Review: ‘Tarch Trip’

Film Festival, Jan. 29, 1994. Running time: 64 MIN.

Film Festival, Jan. 29, 1994. Running time: 64 MIN.

With: Tadayuki Kataoka, Masashi Mori, Masamitsu Yamatsu, Kazuhiko Uetake, Takashi Furukawa, Tatsuo Soma, Seiji Otsuta.

Japanese experimental filmmaker Hiroyuki Oki’s “Tarch Trip” proposes the Zen answer to Gregg Araki’s “Totally F***ed Up.” Minimalist and without dialogue, pic is an uncompromisingly oblique riff on being young and gay in the shadow of the rising sun. It’s destined for double-edged reception as a bewilderingly unrewarding patience test to some and a highly personal shot of maverick creativity to others. Either way it should be fleet-footed at gay fests and avant-gardist skeds.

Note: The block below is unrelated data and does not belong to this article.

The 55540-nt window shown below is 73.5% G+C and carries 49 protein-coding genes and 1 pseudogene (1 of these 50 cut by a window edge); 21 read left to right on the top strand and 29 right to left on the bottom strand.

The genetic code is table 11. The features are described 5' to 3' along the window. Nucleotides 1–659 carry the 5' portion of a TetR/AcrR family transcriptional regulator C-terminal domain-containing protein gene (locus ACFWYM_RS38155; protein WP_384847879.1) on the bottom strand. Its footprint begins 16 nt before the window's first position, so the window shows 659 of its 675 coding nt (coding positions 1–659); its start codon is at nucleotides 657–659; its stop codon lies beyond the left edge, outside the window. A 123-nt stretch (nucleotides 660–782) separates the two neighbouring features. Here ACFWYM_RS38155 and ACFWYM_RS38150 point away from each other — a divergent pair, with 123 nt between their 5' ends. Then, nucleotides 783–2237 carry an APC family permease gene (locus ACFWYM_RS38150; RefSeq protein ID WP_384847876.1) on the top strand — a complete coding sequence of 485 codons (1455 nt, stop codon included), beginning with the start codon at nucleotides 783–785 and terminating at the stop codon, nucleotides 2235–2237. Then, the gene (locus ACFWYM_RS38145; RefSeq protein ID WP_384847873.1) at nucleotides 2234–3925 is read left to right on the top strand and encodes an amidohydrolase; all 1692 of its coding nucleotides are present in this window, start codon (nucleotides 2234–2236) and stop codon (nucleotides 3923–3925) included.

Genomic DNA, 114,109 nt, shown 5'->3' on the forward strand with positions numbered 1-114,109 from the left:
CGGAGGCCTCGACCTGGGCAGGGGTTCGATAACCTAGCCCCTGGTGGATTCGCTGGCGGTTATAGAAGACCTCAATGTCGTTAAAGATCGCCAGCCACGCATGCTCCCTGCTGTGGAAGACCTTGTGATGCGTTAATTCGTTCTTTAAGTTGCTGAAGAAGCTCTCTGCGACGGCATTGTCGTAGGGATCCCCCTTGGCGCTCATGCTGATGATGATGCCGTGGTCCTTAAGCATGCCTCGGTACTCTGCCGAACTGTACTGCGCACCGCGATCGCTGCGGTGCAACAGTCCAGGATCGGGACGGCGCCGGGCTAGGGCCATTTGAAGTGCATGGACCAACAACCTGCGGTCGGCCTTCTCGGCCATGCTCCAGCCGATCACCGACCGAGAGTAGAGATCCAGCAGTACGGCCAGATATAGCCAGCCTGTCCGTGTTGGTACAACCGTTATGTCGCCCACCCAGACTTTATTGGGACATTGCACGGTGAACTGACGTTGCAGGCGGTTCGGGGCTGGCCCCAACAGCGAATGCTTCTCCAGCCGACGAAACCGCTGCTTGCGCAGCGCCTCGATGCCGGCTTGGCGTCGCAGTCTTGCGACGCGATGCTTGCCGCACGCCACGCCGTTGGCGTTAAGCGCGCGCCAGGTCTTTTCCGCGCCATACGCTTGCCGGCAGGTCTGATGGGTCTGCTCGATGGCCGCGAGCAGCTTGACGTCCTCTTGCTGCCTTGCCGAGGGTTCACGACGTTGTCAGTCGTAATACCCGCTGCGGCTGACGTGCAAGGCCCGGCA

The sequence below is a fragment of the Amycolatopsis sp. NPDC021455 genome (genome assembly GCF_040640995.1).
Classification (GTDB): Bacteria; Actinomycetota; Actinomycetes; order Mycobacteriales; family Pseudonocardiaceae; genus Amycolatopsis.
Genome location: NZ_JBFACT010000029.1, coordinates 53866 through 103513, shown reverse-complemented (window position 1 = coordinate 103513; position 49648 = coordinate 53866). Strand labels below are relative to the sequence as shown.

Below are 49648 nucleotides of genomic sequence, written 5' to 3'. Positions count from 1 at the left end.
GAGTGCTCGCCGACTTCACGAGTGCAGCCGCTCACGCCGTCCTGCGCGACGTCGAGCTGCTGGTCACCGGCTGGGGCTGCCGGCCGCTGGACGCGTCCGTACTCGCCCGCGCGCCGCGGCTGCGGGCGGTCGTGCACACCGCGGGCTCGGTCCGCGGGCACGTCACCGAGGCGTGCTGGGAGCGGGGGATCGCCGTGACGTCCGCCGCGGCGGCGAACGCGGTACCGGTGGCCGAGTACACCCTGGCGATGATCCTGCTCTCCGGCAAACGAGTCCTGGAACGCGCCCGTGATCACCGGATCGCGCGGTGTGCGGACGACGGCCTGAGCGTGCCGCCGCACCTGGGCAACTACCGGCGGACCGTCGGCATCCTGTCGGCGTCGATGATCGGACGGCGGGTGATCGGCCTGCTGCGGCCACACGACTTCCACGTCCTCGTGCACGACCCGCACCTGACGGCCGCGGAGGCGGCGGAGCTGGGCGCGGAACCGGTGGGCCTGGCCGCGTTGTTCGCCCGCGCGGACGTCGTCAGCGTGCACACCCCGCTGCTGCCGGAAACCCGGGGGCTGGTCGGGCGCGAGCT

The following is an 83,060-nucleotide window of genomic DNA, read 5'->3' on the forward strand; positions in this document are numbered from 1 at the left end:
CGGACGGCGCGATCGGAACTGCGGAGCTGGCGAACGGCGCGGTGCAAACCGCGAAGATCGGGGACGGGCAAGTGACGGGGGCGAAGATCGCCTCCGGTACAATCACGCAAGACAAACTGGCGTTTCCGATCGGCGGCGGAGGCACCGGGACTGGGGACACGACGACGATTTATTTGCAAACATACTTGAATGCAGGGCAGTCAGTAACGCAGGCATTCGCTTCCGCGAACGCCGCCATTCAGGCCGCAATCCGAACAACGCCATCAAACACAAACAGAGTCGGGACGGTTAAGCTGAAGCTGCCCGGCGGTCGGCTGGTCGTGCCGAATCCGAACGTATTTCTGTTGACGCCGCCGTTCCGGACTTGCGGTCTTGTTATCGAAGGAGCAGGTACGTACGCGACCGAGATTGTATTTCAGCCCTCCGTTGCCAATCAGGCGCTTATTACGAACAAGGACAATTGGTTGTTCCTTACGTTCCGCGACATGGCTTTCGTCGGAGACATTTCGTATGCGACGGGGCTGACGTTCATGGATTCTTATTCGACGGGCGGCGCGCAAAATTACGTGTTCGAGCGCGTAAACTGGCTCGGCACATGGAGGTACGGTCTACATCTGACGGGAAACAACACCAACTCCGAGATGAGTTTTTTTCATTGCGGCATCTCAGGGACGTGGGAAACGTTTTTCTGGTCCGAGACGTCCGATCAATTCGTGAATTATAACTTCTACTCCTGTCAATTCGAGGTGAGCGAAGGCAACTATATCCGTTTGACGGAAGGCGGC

Shot in and around Oki’s home among the bland, boxlike architecture of provincial Aichi, pic is basically a meditative series of impressionist snapshots broadly distinguishable into two groups dictated by weather and loosely edited to form a non-linear collage.

Sunny skies dominate images of life and growth (sunflowers being the most recurrent of them), with three young friends asserting their visibility in the seemingly unaccommodating suburbs. Rain-darkened skies glower over the trio cut down to two. Its third member (the HIV-positive Tarch) is seen only in photographs.

Pic’s sexual charge and fragmented depiction of intimacy are steadily cranked up throughout, giving a coherent thread in retrospect that’s not there during viewing time. Oki mixes prolonged static glimpses with freewheeling hand-held camera work to produce a rough, undulating texture echoed on the soundtrack by a cocktail of brooding synth music and random ambient noise.

Tarch Trip

(JAPANESE -- 16mm)


A Jurgen Bruning Filmprods. production. Produced by Jurgen Bruning. Directed, written, edited by Hiroyuki Oki.


Camera (color), Oki. Reviewed at Rotterdam Intl.
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